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Rhinology. 2013 Mar;51(1):22-30. doi: 10.4193/Rhino12.075.

Primary sinonasal malignant melanoma: a nationwide study of the Swedish population, 1960-2000.

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  • 1Department of Oto-Rhino-Laryngology, Karolinska University Hospital, Stockholm, Sweden.



To establish population-based trends for sinonasal mucosal melanoma (SNMM) in Sweden.


We identified 186 patients from the Swedish National Cancer Registry diagnosed with primary melanomas arising from the nasal cavity, paranasal sinuses, or both, during the period 1960 through 2000. Incidence, gender and age, primary anatomical sites, geographic distribution, treatment and survival were investigated.


The age-standardized incidence of SNMM increased significantly during the 41-year-period, with a higher overall incidence for females than males, but with a more rapid increase for males than for females. The incidence increased with age, peaking after the eightieth year in both genders. About 70 % of the cases were clinically amelanotic. The most common primary treatment was surgery. Five-year, disease-specific survival rates were poor for all these patients, but women had a significantly better survival time than men. For both genders the survival rate lengthened during the study period, irrespective of therapeutic strategy.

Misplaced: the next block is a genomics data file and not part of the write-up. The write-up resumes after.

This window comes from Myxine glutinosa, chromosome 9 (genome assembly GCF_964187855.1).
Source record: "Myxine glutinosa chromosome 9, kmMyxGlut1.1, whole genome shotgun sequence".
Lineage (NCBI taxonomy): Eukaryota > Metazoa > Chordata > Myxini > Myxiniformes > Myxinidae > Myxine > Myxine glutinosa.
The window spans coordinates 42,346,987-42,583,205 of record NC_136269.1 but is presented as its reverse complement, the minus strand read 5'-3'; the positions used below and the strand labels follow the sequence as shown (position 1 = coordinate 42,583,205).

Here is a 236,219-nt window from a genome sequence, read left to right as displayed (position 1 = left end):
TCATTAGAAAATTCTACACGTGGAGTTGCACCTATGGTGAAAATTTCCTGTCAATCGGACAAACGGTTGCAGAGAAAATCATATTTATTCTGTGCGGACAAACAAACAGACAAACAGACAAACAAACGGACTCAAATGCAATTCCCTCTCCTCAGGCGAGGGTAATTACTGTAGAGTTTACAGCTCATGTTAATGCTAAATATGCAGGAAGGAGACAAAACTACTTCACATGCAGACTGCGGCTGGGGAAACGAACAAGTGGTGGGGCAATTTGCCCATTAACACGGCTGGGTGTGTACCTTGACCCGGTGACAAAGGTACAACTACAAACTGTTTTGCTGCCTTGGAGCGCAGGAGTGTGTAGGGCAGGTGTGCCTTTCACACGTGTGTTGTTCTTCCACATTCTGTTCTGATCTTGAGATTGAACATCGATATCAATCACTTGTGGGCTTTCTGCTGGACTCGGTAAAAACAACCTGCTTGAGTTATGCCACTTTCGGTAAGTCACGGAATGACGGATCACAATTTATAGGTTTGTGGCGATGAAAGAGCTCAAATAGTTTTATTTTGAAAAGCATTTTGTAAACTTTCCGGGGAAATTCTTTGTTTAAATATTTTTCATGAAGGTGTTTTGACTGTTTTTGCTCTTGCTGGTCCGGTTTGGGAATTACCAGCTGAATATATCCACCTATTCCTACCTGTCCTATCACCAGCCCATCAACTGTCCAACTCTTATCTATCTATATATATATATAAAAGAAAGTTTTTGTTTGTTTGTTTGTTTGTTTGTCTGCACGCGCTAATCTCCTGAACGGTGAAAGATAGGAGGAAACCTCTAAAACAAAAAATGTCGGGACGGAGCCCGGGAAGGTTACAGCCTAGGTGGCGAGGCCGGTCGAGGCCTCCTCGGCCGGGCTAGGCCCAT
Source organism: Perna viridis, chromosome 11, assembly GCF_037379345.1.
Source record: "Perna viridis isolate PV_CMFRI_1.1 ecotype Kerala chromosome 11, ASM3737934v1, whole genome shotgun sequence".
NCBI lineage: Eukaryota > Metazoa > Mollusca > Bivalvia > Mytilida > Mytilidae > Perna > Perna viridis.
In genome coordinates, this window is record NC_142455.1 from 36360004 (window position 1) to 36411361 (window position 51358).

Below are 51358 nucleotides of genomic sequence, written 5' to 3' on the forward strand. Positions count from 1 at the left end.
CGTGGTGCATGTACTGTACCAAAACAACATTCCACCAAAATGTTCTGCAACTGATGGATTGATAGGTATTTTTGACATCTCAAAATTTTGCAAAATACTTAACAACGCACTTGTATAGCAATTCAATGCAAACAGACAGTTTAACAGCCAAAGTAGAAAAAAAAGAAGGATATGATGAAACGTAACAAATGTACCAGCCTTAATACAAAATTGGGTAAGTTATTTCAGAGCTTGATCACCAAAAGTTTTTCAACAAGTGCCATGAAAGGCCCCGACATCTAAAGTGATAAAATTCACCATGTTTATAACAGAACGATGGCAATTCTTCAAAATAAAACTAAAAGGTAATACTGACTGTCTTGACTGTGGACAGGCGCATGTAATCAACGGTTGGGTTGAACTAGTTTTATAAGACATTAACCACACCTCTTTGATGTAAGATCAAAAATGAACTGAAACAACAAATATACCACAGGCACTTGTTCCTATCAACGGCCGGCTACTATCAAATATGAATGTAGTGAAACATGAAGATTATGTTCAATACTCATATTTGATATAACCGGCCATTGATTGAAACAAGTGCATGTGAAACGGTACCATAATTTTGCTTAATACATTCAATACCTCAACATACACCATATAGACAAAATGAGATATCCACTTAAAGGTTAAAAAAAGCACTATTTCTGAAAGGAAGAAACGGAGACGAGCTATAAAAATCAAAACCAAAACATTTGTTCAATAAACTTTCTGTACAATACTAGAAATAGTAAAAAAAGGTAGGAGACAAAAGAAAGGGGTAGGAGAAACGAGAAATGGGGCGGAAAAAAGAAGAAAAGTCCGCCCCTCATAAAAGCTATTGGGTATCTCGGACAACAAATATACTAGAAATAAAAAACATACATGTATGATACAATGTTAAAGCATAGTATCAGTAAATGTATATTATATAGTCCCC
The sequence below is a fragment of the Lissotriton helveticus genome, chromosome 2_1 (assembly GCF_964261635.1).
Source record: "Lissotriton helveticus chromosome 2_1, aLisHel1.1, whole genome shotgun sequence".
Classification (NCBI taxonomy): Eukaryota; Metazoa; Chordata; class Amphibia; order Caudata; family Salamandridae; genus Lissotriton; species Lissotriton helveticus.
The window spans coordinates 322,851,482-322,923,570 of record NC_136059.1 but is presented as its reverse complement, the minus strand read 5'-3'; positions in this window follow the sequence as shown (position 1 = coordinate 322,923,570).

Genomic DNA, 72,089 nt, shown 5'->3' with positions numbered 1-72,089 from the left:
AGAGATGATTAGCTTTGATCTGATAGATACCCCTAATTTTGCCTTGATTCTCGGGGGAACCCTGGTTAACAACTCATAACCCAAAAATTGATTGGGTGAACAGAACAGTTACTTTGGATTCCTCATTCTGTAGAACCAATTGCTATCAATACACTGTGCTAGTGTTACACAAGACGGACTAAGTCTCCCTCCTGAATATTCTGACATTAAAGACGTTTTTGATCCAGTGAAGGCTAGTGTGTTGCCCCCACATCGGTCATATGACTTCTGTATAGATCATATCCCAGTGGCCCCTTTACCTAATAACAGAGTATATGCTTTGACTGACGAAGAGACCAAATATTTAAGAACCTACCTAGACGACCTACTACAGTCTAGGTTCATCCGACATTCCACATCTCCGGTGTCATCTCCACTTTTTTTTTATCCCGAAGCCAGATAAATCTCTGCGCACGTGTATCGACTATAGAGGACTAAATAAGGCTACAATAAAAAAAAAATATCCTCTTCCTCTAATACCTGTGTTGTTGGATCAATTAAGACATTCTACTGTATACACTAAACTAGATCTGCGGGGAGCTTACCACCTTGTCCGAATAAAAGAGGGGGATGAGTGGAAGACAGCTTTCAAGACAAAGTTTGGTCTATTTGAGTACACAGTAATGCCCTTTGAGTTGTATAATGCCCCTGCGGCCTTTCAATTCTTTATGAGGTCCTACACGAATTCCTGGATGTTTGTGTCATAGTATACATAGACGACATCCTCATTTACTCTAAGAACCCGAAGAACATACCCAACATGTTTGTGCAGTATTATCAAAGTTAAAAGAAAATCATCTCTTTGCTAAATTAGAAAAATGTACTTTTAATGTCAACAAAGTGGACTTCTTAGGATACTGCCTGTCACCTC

SNMM is a rare disease, but the incidence in Sweden has increased significantly from 1960 through 2000, although not at the same pace as that of cutaneous malignant melanoma. Both the incidence and the survival were significantly higher in females than in males, but the reason for these gender differences is unknown.

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